To ensure that no tea could be recovered, small boats were launched, and wherever any was spotted floating, they beat it with oars to render it unusable.[7]

3 Execution of a British King

To kill a king is a serious business. Many at the time thought that kings were appointed by God. One person who thought this was Charles I of England. Losing a Civil War against those who supported the power of parliament did not dampen his faith in the Divine Right of Kings. He was put on trial and sentenced to death.

An anonymous account exists of Charles being led out onto a scaffold in the middle of London. There, he delivered a short speech justifying his actions before being directed toward the block where his head was to be cut off. The king said to a bishop present, “I go from a corruptible to an incorruptible crown; where no disturbance can be, no disturbance in the world.” Then, the king stretched out his neck and said some prayers.

“After a very short pause, his Majesty stretching forth his hands, the executioner at one blow severed his head from his body; which, being held up and showed to the people, was with his body put into a coffin covered with black velvet and carried into his lodging. His blood was taken up by divers persons for different ends: by some as trophies of their villainy; by others as relics of a martyr; and in some hath had the same effect, by the blessing of God, which was often found in his sacred touch when living.”[8]

2 Execution of a French King

The French Revolution of 1789 sparked a series of wars that reverberated through the 19th century. King Louis XVI was first taken into the custody of the revolutionaries, but when he proved unwilling to support them, he was deposed from his throne and then sentenced to death. Henry Essex Edgeworth was the Irish priest who acted as Louis’s confessor through his last days and was with the king as he went to the guillotine. He recounts the final moments.

“As soon as the King had left the carriage, three guards surrounded him, and would have taken off his clothes, but he repulsed them with haughtiness- he undressed himself, untied his neckcloth, opened his shirt, and arranged it himself. The guards, whom the determined countenance of the King had for a moment disconcerted, seemed to recover their audacity. They surrounded him again, and would have seized his hands. ‘What are you attempting?’ said the King, drawing back his hands. ‘To bind you,’ answered the wretches. ‘To bind me,’ said the King, with an indignant air. ‘No! I shall never consent to that: do what you have been ordered, but you shall never bind me…’”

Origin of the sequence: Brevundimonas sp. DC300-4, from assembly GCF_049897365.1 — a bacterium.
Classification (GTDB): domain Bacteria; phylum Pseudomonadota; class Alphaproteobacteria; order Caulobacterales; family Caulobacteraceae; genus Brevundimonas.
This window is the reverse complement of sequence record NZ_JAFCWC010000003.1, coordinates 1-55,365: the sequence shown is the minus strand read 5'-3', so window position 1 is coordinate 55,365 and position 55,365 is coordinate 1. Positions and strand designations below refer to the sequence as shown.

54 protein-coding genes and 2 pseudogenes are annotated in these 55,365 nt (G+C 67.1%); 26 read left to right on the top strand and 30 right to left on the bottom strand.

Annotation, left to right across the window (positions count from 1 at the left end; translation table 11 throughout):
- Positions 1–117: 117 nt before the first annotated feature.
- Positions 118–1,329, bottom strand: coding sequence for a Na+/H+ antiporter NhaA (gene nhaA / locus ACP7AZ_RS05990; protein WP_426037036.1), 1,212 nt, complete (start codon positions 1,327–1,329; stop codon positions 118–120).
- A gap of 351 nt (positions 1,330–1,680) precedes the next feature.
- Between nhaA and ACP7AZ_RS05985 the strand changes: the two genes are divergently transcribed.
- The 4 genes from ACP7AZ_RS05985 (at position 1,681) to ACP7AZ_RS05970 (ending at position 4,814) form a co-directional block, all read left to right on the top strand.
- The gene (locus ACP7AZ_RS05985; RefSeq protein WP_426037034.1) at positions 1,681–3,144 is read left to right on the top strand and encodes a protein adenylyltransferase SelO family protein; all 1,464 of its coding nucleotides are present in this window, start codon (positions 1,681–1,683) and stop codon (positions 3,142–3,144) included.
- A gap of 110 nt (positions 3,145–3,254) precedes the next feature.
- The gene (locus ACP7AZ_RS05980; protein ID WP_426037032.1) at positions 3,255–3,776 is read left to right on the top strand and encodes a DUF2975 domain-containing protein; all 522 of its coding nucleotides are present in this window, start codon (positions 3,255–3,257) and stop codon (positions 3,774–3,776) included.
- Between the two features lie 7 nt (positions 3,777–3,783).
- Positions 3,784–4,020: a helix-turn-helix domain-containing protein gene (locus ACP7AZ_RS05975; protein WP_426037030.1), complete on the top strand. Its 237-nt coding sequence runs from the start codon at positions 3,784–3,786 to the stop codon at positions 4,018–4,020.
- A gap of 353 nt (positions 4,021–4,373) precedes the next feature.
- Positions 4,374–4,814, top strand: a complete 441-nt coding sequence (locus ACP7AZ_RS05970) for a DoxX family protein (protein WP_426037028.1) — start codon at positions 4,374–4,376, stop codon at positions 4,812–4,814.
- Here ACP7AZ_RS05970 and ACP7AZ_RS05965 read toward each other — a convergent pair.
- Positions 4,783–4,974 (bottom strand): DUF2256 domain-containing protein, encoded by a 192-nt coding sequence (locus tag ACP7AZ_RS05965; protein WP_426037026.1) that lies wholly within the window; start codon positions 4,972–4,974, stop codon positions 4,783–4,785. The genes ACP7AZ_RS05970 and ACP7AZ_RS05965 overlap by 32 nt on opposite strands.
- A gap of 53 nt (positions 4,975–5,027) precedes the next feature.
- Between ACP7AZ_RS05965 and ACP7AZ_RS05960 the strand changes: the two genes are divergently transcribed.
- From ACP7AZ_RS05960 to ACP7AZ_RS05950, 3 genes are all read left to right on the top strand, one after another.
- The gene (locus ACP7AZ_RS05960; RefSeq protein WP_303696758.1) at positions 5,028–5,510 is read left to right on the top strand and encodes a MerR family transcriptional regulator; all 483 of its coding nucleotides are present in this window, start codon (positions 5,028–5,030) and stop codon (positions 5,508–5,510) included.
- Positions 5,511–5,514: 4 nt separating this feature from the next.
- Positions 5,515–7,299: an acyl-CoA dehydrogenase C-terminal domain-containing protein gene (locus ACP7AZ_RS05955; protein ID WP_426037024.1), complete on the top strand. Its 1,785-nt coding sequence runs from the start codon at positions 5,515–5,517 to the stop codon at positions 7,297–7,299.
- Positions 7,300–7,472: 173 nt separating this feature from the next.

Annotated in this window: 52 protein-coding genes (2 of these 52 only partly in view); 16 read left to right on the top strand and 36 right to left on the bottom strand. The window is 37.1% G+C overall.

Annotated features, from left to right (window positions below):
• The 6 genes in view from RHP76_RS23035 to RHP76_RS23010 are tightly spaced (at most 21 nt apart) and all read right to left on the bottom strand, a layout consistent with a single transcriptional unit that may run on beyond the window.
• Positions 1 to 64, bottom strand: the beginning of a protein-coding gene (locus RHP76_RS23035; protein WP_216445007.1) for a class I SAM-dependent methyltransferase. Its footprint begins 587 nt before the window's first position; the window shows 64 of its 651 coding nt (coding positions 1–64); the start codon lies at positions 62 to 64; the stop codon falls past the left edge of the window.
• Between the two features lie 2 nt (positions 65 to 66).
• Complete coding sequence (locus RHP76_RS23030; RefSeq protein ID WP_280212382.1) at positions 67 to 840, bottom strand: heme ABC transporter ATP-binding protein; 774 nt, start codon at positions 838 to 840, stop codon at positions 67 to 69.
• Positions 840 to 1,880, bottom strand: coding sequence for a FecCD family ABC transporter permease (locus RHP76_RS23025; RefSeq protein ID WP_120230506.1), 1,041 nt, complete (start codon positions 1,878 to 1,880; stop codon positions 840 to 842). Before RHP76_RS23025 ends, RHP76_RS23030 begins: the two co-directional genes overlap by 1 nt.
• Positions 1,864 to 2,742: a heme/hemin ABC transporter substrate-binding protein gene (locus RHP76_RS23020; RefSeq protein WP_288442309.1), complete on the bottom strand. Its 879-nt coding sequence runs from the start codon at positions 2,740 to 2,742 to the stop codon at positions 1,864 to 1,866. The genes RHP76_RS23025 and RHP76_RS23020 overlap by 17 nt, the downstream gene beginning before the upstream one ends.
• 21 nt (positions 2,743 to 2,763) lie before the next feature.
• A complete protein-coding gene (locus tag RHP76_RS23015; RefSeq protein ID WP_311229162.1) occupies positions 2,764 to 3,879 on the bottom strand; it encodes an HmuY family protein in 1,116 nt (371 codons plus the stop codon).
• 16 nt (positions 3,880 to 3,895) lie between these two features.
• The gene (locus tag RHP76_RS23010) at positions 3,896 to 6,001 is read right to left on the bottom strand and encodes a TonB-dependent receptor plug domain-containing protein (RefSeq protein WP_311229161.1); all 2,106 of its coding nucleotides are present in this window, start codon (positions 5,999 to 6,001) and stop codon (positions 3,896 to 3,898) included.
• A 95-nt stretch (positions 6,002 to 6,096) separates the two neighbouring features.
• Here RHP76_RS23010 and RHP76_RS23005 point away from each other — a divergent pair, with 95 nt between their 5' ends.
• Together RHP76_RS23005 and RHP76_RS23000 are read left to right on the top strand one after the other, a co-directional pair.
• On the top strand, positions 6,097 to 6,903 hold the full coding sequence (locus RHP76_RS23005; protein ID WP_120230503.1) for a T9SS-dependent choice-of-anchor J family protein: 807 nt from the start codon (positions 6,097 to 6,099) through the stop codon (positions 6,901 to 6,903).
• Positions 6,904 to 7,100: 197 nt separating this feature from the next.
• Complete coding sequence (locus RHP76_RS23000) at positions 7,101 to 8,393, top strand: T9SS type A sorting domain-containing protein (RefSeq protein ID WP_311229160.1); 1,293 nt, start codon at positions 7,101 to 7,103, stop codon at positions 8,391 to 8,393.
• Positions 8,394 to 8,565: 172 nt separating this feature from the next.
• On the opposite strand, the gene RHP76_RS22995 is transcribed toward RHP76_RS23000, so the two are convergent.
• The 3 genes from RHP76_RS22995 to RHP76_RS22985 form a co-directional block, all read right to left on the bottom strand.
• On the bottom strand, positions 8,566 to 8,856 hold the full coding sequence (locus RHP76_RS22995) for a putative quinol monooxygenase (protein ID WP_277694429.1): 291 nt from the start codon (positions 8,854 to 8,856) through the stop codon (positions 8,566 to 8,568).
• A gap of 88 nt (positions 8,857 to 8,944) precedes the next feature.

The king was led to the guillotine by guards who “seized with violence the most virtuous of Kings, they dragged him under the axe of the guillotine, which with one stroke severed his head from his body. All this passed in a moment. The youngest of the guards, who seemed about eighteen, immediately seized the head, and showed it to the people as he walked round the scaffold; he accompanied this monstrous ceremony with the most atrocious and indecent gestures.” [9]

1 A Viking Funeral

Ahmad ibn Fadlan was an Islamic traveler in the 10th century who visited many places and acted as a religious guide. In 921, he joined a group traveling in what is now Russia to explain Islamic law to the local people. He has left one of the only accounts of a Norse funeral written by an eyewitness.

“When that man whom I mentioned earlier died, they said to his slave-girls, ‘Who will die with him?’ and one of them said, ‘I shall.’ So they placed two slave-girls in charge of her to take care of her and accompany her wherever she went, even to the point of occasionally washing her feet with their own hands. They set about attending to the dead man, preparing his clothes for him and setting right all he needed. Every day the slave-girl would drink and would sing merrily and cheerfully.

“On the day when he and the slave-girl were to be burned I arrived at the river where his ship was. Then the ship was hauled and placed on top of this wood.

“Then they produced a couch and placed it on the ship, covering it with quilts Byzantine silk brocade and cushions Byzantine silk brocade. Then a crone arrived whom they called the ‘Angel of Death’ and she spread on the couch the coverings we have mentioned. She is responsible for having his sewn up and putting him in order and it is she who kills the slave-girls. I myself saw her: a gloomy, corpulent woman, neither young nor old.”

The slave girl to be sacrificed then had sex with all the men present and was stabbed to death by the “angel of death” and placed beside her master. The ship was then set ablaze.[10]